ATHENS (Reuters) - Greek Prime Minister Antonis Samaras’ surprise offer to lawmakers to go to the polls late next year in exchange for a vote for his presidential nominee has injected fresh momentum into his fight against the anti-austerity left.
However, as parliament prepares for a second round of voting on Tuesday to elect a successor to 85 year-old President Karolos Papoulias, the outcome still appears open with only a handful of independents pledging firm support to the government
If a new president is not elected by a third round on Dec. 29, elections will have to be held by early February, potentially handing power to Syriza, the main leftwing opposition party, which wants to renegotiate the international bailout agreement that Greece still needs to keep its battered finances afloat.
Such an outcome could rock the euro zone, which is only just emerging from its debt crisis.
Greek media reported on Monday that Samaras’ candidate, Stavros Dimas, could get 169 votes in the second round, still 11 short of the 180 vote threshold required in the decisive third vote, leaving the race still too close to call. The second vote needs 200.
“There are already a few additional positive votes but I think that the chances of electing a president are extremely slim,” said Costas Panagopoulos, the head of Athens-based polling institute ALCO.
With financial markets and Greece’s European partners all watching closely, voting on Tuesday will begin at midday (1000 GMT), with the result likely around an hour later.
Dimas is not expected to be elected on Tuesday, but the result will offer a pointer to the final result. Only five independents backed Dimas in the first round, giving the government 160 votes.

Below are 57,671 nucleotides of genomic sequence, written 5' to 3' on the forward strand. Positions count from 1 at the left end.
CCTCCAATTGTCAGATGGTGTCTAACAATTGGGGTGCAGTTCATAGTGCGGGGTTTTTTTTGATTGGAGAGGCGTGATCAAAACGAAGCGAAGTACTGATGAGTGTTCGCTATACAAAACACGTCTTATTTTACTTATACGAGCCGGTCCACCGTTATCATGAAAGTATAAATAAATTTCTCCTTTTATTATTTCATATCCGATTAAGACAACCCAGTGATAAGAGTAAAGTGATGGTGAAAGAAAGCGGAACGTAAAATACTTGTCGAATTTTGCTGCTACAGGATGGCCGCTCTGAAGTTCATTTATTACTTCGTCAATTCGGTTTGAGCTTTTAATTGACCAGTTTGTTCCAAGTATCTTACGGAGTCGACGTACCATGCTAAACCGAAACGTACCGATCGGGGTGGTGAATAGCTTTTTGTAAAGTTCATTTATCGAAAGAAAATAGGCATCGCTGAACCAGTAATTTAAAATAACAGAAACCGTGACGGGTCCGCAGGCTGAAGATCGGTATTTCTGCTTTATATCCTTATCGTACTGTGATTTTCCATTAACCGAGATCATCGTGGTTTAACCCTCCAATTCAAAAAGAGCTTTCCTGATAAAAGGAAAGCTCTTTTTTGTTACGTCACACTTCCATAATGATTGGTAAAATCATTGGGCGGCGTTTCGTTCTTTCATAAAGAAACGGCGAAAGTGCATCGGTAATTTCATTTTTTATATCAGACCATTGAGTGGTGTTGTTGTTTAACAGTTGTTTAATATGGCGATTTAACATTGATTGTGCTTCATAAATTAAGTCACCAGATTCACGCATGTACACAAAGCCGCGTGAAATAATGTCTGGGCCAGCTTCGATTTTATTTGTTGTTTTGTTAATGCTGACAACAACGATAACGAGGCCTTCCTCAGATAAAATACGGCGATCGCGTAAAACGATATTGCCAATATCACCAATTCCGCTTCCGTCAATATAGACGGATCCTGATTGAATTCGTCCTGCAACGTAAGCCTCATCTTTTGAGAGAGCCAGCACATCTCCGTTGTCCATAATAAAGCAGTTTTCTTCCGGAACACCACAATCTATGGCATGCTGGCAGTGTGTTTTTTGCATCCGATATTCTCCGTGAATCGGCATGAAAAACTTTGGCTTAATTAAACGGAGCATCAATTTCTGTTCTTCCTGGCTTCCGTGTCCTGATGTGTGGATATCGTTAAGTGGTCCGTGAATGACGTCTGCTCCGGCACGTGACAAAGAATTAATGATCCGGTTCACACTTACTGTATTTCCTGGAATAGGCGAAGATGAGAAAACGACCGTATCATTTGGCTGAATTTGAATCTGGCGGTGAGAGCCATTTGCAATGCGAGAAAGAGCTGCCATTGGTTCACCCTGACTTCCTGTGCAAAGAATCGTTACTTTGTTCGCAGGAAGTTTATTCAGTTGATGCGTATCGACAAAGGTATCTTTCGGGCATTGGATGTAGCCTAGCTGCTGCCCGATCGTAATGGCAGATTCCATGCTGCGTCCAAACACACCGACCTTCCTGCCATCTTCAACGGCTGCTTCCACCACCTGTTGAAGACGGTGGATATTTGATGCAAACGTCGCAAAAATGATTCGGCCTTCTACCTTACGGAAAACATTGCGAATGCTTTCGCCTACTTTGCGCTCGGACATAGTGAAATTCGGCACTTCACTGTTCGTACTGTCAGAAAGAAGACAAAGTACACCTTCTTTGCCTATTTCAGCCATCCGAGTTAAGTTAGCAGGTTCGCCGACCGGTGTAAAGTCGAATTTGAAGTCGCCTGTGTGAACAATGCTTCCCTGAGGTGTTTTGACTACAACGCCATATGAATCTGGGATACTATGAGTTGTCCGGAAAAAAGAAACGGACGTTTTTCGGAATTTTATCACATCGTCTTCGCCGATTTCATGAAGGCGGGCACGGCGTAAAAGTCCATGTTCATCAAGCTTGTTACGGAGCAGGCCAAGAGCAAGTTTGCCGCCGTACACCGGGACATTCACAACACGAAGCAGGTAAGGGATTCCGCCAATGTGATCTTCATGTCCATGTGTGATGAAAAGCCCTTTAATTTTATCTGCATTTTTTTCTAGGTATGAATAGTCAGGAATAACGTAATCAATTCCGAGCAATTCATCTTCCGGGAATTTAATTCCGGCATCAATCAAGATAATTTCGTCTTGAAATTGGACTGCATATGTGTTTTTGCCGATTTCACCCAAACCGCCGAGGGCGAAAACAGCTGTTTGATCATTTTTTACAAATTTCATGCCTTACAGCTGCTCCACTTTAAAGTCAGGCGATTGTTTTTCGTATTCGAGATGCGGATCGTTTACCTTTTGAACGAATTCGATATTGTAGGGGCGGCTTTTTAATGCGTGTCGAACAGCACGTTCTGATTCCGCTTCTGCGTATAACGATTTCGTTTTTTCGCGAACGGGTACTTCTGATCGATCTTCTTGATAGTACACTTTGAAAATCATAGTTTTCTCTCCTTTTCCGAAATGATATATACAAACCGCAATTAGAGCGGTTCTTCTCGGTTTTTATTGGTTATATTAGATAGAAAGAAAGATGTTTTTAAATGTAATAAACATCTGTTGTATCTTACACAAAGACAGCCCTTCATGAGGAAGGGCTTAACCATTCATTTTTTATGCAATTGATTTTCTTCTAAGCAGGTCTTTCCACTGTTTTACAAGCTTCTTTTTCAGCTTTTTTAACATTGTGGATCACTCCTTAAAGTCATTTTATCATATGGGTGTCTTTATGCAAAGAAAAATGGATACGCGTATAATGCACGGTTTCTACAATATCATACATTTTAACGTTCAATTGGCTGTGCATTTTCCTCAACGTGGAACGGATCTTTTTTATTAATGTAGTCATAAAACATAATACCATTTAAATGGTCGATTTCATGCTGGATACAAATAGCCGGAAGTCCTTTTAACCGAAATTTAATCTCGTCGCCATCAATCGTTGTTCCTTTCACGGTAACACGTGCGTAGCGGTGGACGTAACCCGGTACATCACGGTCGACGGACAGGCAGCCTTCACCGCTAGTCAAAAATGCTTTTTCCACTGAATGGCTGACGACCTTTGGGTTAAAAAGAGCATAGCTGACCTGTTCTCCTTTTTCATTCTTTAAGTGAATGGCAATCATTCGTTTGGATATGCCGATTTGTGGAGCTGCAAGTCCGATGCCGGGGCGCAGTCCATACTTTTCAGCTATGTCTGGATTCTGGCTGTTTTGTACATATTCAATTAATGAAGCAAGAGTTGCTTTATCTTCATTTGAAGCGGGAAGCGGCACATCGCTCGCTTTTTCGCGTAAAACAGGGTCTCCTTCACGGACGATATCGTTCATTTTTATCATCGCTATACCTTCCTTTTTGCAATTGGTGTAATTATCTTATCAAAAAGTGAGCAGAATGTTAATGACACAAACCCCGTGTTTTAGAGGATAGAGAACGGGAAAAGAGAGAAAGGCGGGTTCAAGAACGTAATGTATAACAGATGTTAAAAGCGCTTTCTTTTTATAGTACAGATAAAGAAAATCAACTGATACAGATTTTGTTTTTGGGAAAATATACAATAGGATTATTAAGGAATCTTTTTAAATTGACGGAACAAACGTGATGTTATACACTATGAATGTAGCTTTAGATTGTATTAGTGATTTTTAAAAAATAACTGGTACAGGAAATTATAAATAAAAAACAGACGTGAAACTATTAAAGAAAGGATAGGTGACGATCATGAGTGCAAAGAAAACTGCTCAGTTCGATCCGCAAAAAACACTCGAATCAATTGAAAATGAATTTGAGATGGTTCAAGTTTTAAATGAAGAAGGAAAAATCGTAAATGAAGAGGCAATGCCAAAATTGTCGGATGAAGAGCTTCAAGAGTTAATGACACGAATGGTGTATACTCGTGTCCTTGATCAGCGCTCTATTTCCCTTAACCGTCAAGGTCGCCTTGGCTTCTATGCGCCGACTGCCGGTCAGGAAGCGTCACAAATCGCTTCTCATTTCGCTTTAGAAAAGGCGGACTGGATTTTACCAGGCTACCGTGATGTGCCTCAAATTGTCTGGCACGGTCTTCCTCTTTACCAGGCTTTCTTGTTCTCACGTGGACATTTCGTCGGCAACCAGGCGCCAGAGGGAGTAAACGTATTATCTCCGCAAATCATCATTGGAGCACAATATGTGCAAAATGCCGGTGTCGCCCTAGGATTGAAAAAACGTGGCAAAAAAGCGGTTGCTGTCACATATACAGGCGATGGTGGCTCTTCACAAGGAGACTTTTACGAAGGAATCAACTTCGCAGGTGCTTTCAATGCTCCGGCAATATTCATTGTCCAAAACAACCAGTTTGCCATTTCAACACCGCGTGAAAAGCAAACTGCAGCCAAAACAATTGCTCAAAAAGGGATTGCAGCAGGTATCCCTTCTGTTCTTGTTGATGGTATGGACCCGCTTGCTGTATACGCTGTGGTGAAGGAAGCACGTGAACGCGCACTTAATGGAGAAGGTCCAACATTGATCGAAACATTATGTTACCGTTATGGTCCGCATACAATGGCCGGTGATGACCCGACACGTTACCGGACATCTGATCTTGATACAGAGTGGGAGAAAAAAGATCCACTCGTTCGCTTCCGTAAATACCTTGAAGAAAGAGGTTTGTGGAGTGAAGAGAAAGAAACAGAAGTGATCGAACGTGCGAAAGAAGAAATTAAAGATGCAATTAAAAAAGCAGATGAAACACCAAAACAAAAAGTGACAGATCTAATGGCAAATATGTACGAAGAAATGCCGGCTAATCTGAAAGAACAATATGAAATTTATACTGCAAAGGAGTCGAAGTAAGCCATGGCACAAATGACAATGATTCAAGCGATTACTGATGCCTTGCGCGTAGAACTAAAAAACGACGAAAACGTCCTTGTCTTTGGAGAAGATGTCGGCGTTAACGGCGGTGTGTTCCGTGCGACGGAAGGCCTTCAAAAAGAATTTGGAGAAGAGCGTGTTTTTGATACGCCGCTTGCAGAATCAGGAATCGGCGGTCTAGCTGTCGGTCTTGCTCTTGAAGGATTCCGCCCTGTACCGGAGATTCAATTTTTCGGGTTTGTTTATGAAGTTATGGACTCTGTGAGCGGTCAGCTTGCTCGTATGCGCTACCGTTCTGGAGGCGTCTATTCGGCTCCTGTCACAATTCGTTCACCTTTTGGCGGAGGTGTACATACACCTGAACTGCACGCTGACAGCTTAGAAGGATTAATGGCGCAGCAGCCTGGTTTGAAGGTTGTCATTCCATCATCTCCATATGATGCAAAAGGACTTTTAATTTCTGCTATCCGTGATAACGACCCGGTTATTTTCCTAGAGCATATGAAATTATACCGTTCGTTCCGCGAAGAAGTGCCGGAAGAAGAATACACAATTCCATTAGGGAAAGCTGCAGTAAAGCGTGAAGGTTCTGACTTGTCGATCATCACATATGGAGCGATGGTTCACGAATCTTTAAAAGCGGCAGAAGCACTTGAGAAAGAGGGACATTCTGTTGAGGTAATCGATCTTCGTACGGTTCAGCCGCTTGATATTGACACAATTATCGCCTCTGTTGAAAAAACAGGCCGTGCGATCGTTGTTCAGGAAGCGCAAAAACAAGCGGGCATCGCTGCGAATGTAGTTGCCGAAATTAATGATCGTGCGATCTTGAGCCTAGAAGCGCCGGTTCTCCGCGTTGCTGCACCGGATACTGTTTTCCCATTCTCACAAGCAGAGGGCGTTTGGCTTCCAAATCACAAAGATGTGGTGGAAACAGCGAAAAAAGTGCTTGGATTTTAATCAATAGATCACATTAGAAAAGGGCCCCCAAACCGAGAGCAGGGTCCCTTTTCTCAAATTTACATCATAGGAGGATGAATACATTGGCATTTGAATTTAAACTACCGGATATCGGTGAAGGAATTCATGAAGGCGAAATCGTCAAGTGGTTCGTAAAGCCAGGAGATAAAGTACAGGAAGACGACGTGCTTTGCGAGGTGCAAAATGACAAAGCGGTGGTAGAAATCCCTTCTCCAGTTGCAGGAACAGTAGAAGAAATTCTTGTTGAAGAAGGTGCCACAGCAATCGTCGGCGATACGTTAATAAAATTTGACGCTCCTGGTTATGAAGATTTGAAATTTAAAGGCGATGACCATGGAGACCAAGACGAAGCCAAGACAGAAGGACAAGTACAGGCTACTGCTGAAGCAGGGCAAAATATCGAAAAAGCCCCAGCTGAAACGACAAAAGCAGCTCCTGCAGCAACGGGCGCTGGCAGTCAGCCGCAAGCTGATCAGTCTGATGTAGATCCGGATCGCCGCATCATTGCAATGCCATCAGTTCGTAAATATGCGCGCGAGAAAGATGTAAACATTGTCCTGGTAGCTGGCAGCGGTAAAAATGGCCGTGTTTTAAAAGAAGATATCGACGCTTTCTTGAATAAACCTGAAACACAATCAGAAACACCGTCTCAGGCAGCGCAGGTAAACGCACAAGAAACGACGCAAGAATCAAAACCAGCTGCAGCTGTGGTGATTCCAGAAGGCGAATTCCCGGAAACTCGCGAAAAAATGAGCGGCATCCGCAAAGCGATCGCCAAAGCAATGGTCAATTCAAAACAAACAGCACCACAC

Samaras, whose normal term ends in mid-2016, called on parliament for support on Sunday, promising to bring pro-European independents into the government and hold new elections by the end of 2015 in exchange for voting in Dimas.
Syriza and the small Democratic Left and Independent Greeks parties have all rejected the offer.
The main Athens index rose 2 percent at first on hopes of a deal that could avert snap elections. However it fell back later to trade flat.
The already uncertain outlook was complicated on Friday by claims of an attempt to bribe an Independent Greeks lawmaker to vote with the government.
The allegations, which are being investigated by prosecutors, prompted angry denials and counterclaims by the government that they were stage-managed to force new elections but they have intensified the tension ahead of the vote.
Syriza has seen its advantage narrow over the past few weeks but it still leads the ruling coalition by 3.4 points according to an opinion poll on Saturday.
(This refiled version of the story fixes typo in lead paragraph).
Additional reporting by Lefteris Papadimas and Renee Maltezou; Writing by James Mackenzie Editing by Jeremy Gaunt